My Turn: State park rangers gladly do it all
There is a silent force working in our area. A group of people quietly going about their daily duties, yet playing an intricate role in our community.
While you may not notice them unless they are needed, the rangers of the California State Parks affect our lives in diverse ways.
A driver has a heart attack on Interstate 80 causing a crash. When paramedics arrive on the scene, a park ranger is already performing CPR. The man survives.
When emergency crews are called for a plane crash in the waters of Lake Tahoe, a ranger patrol boat is on scene to verify that a sea plane merely landed, bringing his family to camp in Emerald Bay. The canceled emergency response saves thousands of our tax dollars.
A police chase for a stolen car ends in arrest at gunpoint with a ranger and Truckee Police side by side.
Wanting to get married locally, a young couple chose a park setting. The ranger tours the area with them suggesting locations, picture angles and time of day or season. This tour results in a four-star wedding and memories to last a lifetime.
A local teacher needs an expert on wildlife for a class project. No biologists are available, but the ranger comes to the rescue with his college degree in natural resources.
A young boy fails to show up after a hike. County search and rescue teams are summoned, but before they arrive, a ranger has the boy and his parents happily re-united.
These stories are just a few of the almost daily events in the life of a ranger. And if you ask most rangers, they wouldn’t trade their job for anything. Our local Park Rangers take pride in their diverse abilities. California State Parks describe them as “generalists,” meaning that they wear many hats. They are equally skilled giving a campfire program to 200 people or rappelling down a cliff to rescue an injured hiker. They are equally comfortable in confronting a bear in a Dumpster, or an armed felon or crazed addict.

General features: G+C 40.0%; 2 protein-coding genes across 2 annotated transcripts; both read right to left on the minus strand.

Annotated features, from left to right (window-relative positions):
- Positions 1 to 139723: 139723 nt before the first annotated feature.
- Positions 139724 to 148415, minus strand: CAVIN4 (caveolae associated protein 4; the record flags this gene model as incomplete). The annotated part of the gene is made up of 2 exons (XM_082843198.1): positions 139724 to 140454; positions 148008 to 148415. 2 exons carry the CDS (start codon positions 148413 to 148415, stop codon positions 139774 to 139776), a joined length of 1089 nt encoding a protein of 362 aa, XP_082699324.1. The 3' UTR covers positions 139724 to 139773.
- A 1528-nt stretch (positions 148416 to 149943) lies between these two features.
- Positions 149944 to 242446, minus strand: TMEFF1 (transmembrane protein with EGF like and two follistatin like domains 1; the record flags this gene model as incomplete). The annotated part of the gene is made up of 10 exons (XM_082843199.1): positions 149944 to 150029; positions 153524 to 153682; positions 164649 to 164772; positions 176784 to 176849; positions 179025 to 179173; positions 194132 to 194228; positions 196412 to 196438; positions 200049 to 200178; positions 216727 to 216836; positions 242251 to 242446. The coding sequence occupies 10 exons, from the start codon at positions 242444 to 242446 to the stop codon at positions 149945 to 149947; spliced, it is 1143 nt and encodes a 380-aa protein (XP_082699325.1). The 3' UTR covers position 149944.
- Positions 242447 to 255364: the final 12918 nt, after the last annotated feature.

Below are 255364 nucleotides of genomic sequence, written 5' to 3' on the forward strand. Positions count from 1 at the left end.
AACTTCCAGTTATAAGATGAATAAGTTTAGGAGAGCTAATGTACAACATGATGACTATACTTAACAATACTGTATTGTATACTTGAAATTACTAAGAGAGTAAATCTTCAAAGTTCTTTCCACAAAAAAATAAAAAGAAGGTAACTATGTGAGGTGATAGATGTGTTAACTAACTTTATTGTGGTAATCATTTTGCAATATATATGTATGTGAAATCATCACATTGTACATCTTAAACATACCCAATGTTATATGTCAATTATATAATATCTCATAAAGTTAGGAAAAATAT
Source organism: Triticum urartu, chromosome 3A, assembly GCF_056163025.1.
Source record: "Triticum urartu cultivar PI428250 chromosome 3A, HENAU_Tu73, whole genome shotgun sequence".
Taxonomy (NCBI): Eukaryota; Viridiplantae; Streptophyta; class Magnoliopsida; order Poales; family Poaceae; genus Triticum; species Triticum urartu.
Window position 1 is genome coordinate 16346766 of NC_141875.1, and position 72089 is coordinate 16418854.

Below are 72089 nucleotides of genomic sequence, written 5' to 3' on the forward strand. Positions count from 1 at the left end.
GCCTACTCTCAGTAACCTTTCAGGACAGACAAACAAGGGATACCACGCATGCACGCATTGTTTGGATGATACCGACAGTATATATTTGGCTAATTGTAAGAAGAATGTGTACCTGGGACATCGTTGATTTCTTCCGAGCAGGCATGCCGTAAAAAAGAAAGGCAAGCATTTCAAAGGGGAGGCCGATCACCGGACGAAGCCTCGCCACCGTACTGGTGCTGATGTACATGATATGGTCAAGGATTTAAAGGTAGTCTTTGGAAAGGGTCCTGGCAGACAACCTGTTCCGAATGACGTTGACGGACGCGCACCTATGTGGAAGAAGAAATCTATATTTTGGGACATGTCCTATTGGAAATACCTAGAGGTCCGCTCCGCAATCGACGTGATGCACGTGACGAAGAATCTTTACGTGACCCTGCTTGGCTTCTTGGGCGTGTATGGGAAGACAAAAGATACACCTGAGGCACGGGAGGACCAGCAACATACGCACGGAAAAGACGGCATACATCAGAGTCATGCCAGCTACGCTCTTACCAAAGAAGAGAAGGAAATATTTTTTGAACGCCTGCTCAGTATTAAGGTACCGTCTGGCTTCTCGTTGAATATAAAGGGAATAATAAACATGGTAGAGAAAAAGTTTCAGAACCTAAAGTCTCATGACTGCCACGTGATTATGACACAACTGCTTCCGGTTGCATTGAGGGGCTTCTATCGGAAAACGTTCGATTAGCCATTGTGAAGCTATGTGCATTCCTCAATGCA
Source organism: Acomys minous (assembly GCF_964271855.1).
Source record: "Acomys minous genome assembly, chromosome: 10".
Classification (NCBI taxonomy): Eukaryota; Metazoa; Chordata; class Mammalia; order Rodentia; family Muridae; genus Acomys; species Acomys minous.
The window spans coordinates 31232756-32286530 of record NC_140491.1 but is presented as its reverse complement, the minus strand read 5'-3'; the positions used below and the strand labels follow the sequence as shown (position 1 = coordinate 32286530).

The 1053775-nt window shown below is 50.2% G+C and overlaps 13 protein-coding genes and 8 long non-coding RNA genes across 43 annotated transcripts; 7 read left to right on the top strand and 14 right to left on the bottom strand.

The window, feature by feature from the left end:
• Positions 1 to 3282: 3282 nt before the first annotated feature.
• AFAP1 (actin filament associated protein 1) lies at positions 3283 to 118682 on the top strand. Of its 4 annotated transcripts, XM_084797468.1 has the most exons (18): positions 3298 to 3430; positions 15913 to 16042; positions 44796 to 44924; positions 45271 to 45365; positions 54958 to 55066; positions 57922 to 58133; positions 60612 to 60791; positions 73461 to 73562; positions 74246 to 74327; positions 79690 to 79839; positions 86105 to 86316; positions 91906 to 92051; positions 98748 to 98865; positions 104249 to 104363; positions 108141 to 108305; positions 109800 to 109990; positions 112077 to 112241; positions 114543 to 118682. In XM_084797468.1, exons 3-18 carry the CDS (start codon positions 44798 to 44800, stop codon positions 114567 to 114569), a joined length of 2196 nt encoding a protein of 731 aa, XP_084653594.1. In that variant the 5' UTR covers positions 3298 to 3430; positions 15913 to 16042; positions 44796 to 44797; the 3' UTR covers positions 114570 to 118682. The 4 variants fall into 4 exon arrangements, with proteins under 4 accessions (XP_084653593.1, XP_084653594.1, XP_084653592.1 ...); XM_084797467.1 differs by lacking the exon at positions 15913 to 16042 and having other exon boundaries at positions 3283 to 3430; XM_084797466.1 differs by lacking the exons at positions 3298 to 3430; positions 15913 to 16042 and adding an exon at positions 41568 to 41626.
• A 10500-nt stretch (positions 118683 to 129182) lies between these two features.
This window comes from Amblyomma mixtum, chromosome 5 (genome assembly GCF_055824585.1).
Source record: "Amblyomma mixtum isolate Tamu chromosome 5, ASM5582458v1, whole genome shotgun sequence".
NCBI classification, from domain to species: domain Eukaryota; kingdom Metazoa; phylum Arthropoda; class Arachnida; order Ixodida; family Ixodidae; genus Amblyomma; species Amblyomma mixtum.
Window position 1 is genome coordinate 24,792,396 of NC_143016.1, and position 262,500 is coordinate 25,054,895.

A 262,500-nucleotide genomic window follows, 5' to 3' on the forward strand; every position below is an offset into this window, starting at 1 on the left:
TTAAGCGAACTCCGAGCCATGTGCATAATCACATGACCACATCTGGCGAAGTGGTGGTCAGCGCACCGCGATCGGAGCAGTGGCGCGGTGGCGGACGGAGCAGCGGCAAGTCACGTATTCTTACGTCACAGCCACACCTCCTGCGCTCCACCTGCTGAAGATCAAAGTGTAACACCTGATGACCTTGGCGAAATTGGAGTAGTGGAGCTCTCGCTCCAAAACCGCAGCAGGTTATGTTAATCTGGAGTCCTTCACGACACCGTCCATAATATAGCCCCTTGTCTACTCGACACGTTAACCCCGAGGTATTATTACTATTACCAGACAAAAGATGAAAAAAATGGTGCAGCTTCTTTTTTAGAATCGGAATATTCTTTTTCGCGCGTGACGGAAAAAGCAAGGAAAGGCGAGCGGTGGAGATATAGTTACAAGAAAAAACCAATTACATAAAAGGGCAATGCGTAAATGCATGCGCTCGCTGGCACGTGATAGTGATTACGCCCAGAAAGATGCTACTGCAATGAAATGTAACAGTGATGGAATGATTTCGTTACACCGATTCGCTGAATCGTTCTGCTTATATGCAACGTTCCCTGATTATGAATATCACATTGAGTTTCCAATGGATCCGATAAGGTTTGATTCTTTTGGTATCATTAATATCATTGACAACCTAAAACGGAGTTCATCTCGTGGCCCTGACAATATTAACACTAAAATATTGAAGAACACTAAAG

When you realize that the 11 parks in our area have more than 600 campsites, heavy summer visitation brings enough people to form a small city. This visitation also brings all the crime or problems associated with people in a small area.
Rangers provide for public safety, but more importantly educate the visitors to reduce impact on the environment, as well as reducing conflict with others.
But in all that they do, nothing makes rangers happier than a smile from a child who experienced something new, found his way back to camp, or saw nature in action. Rangers lead interpretive walks, youth programs, and often can be found in classrooms, opening young minds to the great outdoors. Or they may simply just stop while on patrol to visit with a family walking through the park.
While most of the rangers’ duties focus around the state park property and visitor operations, they are peace officers and have law enforcement authority. Many locals are surprised when they call for service and a ranger is first to show up. If the emergency is close to the park and police, sheriff, or paramedics are responding from a distance, often the ranger will respond and help stabilize the situation until other agencies arrive. When the situation is resolved, the ranger quietly slips away and returns to the park.
An old ranger once said, “Many hats makes interesting work.” Whether acting as a teacher, police officer, tour guide, medic, campground manager, tow truck driver, naturalist, information operator, snow groomer, or entertainer, the park rangers of the Tahoe-Truckee area are an integral part of the community and are proud to be the silent support partners.
Next time you see a ranger vehicle passing by, throw a big wave and a smile, and let them know they are part of YOUR community as well.
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